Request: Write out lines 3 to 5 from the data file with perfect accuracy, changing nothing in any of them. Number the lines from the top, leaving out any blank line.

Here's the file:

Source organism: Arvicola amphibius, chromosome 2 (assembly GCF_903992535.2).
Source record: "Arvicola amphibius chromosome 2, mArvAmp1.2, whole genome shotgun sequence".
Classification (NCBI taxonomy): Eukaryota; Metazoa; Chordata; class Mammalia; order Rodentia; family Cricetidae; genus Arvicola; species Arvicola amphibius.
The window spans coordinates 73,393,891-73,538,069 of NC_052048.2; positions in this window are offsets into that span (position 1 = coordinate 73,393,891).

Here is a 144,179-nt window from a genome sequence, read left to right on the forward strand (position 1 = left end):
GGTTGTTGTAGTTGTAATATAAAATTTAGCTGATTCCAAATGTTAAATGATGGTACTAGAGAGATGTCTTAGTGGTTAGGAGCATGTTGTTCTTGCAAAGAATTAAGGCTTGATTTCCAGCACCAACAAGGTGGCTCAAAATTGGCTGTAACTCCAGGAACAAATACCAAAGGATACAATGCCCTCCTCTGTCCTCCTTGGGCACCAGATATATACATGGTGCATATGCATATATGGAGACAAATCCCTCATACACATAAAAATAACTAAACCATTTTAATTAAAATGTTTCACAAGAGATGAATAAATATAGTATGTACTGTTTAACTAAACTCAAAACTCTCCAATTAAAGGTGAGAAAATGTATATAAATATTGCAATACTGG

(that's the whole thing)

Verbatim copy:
Classification (NCBI taxonomy): Eukaryota; Metazoa; Chordata; class Mammalia; order Rodentia; family Cricetidae; genus Arvicola; species Arvicola amphibius.
The window spans coordinates 73,393,891-73,538,069 of NC_052048.2; positions in this window are offsets into that span (position 1 = coordinate 73,393,891).

Here is a 144,179-nt window from a genome sequence, read left to right on the forward strand (position 1 = left end):